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Under the Ruins of a Walled City

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Though the transport’s interior is temperature controlled, Hux can feel it growing slightly colder as they continue south, other landships plentiful at first and thinning out more and more as the hours pass and they move further from the Resistance base. Despite the dropping temperature, the cloudless skies and the glare of the sun persist, and even through the shaded viewports this feels like an insult, because Hux has so long dreamed of seeing some planet’s sun again, secretly and perhaps ironically, and now here he is, under sunlight at last, and under arrest.

He’s seated between two uniformed guards who hold their industrial-sized blasters across their chests as if they might actually need to use them against Hux in his current pathetic state. As if he has any hope of trying to escape at this stage, or any place he could run to. Across from him is FN-2187, who keeps looking at Hux like he’s trying to begin some kind of speech. If he attempts to make Hux feel ashamed of himself, Hux will laugh.

“Hey, uh. Starkiller.”

Hux doesn’t have a timekeeping device on him at present, but he’s relatively confident that it’s taken FN-2187 approximately three hours to work up the nerve to speak to him. Hux slides his eyes slowly from the viewport, where rocky mountains have appeared in the distance. He says nothing and holds FN-2187’s gaze, waiting.

“That’s what they call you,” FN-2187 says.

Hux says nothing, stares. It’s a fine name for a weaponized base, and in fact one that Hux came up with himself, after treating himself to several celebratory glasses of whiskey when the ideal planet for that base was finally discovered, but when applied to a person-- to him --it sounds tacky and theatrical, more appropriate for someone dramatic like Ren.

“Anyway,” FN-2187 says. He seems nervous, which is absurd, considering Hux is the one facing his doom and FN-2187 appears to have been placed into a position of some authority within the ranks of the Resistance. Even Ren’s beautiful cousin seemed inexplicably fond of this traitor. They ought to be careful. FN-2187 is not to be trusted. “I might not get a chance to speak to you one-on-one again,” FN-2187 says. “And I wanted to ask you, because you were in charge of the stormtrooper program, uh. And since I defected, you probably reviewed my record at some point, and-- Do you remember where I was taken from? Originally? Even just which planet?”

Hux has an excellent memory and was particularly interested in this traitor’s record, so: yes, he does.

“Why?” Hux asks, though he knows. The guards beside him adjust their postures, as if even allowing the ‘Starkiller’ to speak is potentially dangerous.

“Because I’d like to try to find my parents.” FN-2187’s eyes harden as if he’s daring Hux to deny him this. “If they’re still alive.”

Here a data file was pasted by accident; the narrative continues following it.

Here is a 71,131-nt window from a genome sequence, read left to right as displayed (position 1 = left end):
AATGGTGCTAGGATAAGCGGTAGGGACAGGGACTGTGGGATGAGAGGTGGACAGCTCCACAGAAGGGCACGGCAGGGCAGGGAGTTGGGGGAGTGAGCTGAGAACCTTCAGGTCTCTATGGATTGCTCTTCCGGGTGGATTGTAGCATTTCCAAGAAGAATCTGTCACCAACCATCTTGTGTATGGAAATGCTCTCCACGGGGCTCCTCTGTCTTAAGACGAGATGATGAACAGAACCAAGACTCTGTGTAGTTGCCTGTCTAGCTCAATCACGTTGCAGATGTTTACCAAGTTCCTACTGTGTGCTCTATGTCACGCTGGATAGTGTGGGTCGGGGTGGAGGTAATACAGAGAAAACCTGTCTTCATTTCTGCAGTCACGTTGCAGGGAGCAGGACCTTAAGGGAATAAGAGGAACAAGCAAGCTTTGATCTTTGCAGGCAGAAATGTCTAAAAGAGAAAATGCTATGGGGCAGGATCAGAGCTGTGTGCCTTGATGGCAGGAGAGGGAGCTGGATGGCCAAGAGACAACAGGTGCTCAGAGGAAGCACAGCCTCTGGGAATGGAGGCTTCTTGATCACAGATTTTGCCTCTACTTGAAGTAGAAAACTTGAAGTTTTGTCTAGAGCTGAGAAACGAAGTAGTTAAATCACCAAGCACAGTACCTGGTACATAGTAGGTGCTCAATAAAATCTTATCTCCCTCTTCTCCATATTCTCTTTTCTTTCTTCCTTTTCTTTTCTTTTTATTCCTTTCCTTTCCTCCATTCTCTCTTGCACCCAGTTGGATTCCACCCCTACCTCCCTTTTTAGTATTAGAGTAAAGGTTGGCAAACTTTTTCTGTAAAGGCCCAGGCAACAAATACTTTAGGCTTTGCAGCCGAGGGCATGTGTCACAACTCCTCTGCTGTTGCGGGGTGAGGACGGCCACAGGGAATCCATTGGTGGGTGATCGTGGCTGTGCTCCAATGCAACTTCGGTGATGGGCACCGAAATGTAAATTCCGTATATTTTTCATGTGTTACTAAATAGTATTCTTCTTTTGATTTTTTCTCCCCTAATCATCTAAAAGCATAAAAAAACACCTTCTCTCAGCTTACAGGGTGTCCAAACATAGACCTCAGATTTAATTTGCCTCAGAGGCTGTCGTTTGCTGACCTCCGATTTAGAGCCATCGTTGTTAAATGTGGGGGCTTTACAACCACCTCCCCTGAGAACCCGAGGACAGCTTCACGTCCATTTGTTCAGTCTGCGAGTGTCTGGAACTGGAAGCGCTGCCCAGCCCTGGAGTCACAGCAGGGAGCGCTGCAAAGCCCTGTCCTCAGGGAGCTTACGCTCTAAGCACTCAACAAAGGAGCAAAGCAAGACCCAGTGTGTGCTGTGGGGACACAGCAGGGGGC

Hux raises his eyebrows very slightly and thinks of his father giving him leadership advice. When someone asks you for something they want, think of ten ways to use it to your advantage before you offer them an inking of indication that you might give it to them.

“I’ll certainly negotiate with your superior officers before any information of that sort is divulged,” Hux says, turning to look out the viewport again. “Though I doubt they’ll have any interest in such a small detail.”

FN-2187 sits back and crosses his arms over his chest, nodding to himself as if to say he should have expected that response. He seems to be trying to hold something else in and will likely fail to do so. Hux suppresses a twitch of his lips, something that may have evolved into a smile under different circumstances. This seemingly endless transport ride was excruciating prior to this entertainment. He supposes he’d better take this chance to hold onto the last remaining scraps of his sense of self while he can. Surely they will be stripped from him along with Luke Skywalker’s rags upon arrival at their destination.

“Rey told me to make sure they look after you when we get there,” FN-2187 says, speaking sharply now. Hux isn’t surprised to hear this. They’ll be worried about Ren having a tantrum, of course. “She says Kylo Ben will lose his shit if you’re not treated well.”

Hux thinks he misheard, then realizes that was a joke at Ren’s expense. So ex-stormtroopers are capable of being clever. It’s the kind of joke Hux would normally enjoy, but hearing this traitor call Ren by his the name his parents gave him is annoying, even sort of infuriating. FN-2187 scoffs when Hux offers no response, either because he resents having to offer Hux this tiny measure of protection or because he plans to ignore the order he was given. FN-2187 is skilled when it comes to doing that.

Hux closes his eyes and imagines being questioned by whichever surviving figureheads ostensibly run the New Republic. They’ll interrogate him about the stormtrooper program most thoroughly, he imagines, now that the function of the oscillator is no longer a mystery. Were both an equal failure? He had all those days of doing nothing in Ren’s little bungalow from hell, but he came up with no real conclusions about his life’s work. He was too preoccupied with anticipating his death at Ren’s hands, and perhaps this wasn’t such a bad thing to have been preoccupied with, since it nearly came to pass. Hux flinches with the desire to touch his neck, where he assumes the bruises are still visible. He hasn’t seen a mirror in some days, but he saw his reflection in this transport’s blacked-out viewports before the door was opened for him. He looks like a wild-haired wraith, and the sunlight had seemed to expose this tenfold, the image he saw in that reflection still burned into his mind.